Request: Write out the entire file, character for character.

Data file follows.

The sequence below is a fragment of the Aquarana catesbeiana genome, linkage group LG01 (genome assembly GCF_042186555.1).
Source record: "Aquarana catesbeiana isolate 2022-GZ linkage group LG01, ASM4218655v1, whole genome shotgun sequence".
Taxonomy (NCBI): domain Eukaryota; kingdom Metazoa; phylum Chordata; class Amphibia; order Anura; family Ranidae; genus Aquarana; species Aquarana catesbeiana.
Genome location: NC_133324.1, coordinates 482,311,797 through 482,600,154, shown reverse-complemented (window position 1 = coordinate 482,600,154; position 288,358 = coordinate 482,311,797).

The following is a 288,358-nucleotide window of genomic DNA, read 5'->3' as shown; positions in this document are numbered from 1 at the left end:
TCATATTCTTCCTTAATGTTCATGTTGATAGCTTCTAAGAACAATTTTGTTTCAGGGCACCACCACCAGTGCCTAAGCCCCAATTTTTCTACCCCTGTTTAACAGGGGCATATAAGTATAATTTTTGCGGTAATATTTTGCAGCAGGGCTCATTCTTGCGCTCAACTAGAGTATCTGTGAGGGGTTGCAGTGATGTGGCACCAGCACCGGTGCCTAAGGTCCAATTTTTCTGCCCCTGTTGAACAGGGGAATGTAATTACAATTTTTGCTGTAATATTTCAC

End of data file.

The sequence below is a fragment of the Aquarana catesbeiana genome, linkage group LG01 (genome assembly GCF_042186555.1).
Source record: "Aquarana catesbeiana isolate 2022-GZ linkage group LG01, ASM4218655v1, whole genome shotgun sequence".
Taxonomy (NCBI): domain Eukaryota; kingdom Metazoa; phylum Chordata; class Amphibia; order Anura; family Ranidae; genus Aquarana; species Aquarana catesbeiana.
Genome location: NC_133324.1, coordinates 482,311,797 through 482,600,154, shown reverse-complemented (window position 1 = coordinate 482,600,154; position 288,358 = coordinate 482,311,797).

The following is a 288,358-nucleotide window of genomic DNA, read 5'->3' as shown; positions in this document are numbered from 1 at the left end:
TCATATTCTTCCTTAATGTTCATGTTGATAGCTTCTAAGAACAATTTTGTTTCAGGGCACCACCACCAGTGCCTAAGCCCCAATTTTTCTACCCCTGTTTAACAGGGGCATATAAGTATAATTTTTGCGGTAATATTTTGCAGCAGGGCTCATTCTTGCGCTCAACTAGAGTATCTGTGAGGGGTTGCAGTGATGTGGCACCAGCACCGGTGCCTAAGGTCCAATTTTTCTGCCCCTGTTGAACAGGGGAATGTAATTACAATTTTTGCTGTAATATTTCAC